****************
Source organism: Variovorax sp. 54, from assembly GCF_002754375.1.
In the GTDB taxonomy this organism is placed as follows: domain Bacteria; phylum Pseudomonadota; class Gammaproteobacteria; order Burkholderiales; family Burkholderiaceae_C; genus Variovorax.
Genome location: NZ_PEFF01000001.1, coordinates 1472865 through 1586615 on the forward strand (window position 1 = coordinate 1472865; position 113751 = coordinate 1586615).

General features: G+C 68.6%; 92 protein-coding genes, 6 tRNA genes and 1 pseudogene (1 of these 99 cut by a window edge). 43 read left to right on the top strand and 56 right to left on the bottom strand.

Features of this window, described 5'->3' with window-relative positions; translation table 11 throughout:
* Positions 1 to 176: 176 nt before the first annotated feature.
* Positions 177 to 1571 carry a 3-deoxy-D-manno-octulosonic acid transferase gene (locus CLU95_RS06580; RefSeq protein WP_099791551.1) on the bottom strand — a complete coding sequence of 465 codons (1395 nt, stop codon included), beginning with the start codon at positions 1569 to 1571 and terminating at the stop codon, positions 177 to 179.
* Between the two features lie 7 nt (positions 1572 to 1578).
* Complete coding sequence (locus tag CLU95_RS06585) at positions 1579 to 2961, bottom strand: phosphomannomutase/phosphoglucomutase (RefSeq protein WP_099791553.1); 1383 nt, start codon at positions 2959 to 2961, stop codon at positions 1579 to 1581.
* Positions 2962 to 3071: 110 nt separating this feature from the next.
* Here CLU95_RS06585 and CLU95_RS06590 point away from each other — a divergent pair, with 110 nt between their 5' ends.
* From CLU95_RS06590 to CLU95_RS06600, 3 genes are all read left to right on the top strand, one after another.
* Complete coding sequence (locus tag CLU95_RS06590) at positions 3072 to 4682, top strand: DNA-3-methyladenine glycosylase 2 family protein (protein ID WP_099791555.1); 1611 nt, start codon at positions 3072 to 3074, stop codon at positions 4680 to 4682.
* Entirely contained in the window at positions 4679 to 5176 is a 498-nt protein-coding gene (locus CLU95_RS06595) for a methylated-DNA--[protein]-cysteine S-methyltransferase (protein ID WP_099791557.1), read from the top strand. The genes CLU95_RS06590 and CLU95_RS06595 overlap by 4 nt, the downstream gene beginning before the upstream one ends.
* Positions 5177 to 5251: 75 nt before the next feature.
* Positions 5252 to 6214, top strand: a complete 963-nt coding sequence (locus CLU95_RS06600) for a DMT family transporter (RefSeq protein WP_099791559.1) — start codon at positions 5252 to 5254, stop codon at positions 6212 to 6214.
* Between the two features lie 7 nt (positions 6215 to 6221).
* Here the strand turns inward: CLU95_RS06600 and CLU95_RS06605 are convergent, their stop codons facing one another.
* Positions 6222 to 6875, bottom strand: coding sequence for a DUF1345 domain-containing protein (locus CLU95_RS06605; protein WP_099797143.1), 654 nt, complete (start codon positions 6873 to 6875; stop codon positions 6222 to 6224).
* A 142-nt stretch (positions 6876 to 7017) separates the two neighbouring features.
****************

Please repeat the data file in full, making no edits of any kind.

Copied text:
Source organism: Variovorax sp. 54, from assembly GCF_002754375.1.
In the GTDB taxonomy this organism is placed as follows: domain Bacteria; phylum Pseudomonadota; class Gammaproteobacteria; order Burkholderiales; family Burkholderiaceae_C; genus Variovorax.
Genome location: NZ_PEFF01000001.1, coordinates 1472865 through 1586615 on the forward strand (window position 1 = coordinate 1472865; position 113751 = coordinate 1586615).

General features: G+C 68.6%; 92 protein-coding genes, 6 tRNA genes and 1 pseudogene (1 of these 99 cut by a window edge). 43 read left to right on the top strand and 56 right to left on the bottom strand.

Features of this window, described 5'->3' with window-relative positions; translation table 11 throughout:
* Positions 1 to 176: 176 nt before the first annotated feature.
* Positions 177 to 1571 carry a 3-deoxy-D-manno-octulosonic acid transferase gene (locus CLU95_RS06580; RefSeq protein WP_099791551.1) on the bottom strand — a complete coding sequence of 465 codons (1395 nt, stop codon included), beginning with the start codon at positions 1569 to 1571 and terminating at the stop codon, positions 177 to 179.
* Between the two features lie 7 nt (positions 1572 to 1578).
* Complete coding sequence (locus tag CLU95_RS06585) at positions 1579 to 2961, bottom strand: phosphomannomutase/phosphoglucomutase (RefSeq protein WP_099791553.1); 1383 nt, start codon at positions 2959 to 2961, stop codon at positions 1579 to 1581.
* Positions 2962 to 3071: 110 nt separating this feature from the next.
* Here CLU95_RS06585 and CLU95_RS06590 point away from each other — a divergent pair, with 110 nt between their 5' ends.
* From CLU95_RS06590 to CLU95_RS06600, 3 genes are all read left to right on the top strand, one after another.
* Complete coding sequence (locus tag CLU95_RS06590) at positions 3072 to 4682, top strand: DNA-3-methyladenine glycosylase 2 family protein (protein ID WP_099791555.1); 1611 nt, start codon at positions 3072 to 3074, stop codon at positions 4680 to 4682.
* Entirely contained in the window at positions 4679 to 5176 is a 498-nt protein-coding gene (locus CLU95_RS06595) for a methylated-DNA--[protein]-cysteine S-methyltransferase (protein ID WP_099791557.1), read from the top strand. The genes CLU95_RS06590 and CLU95_RS06595 overlap by 4 nt, the downstream gene beginning before the upstream one ends.
* Positions 5177 to 5251: 75 nt before the next feature.
* Positions 5252 to 6214, top strand: a complete 963-nt coding sequence (locus CLU95_RS06600) for a DMT family transporter (RefSeq protein WP_099791559.1) — start codon at positions 5252 to 5254, stop codon at positions 6212 to 6214.
* Between the two features lie 7 nt (positions 6215 to 6221).
* Here the strand turns inward: CLU95_RS06600 and CLU95_RS06605 are convergent, their stop codons facing one another.
* Positions 6222 to 6875, bottom strand: coding sequence for a DUF1345 domain-containing protein (locus CLU95_RS06605; protein WP_099797143.1), 654 nt, complete (start codon positions 6873 to 6875; stop codon positions 6222 to 6224).
* A 142-nt stretch (positions 6876 to 7017) separates the two neighbouring features.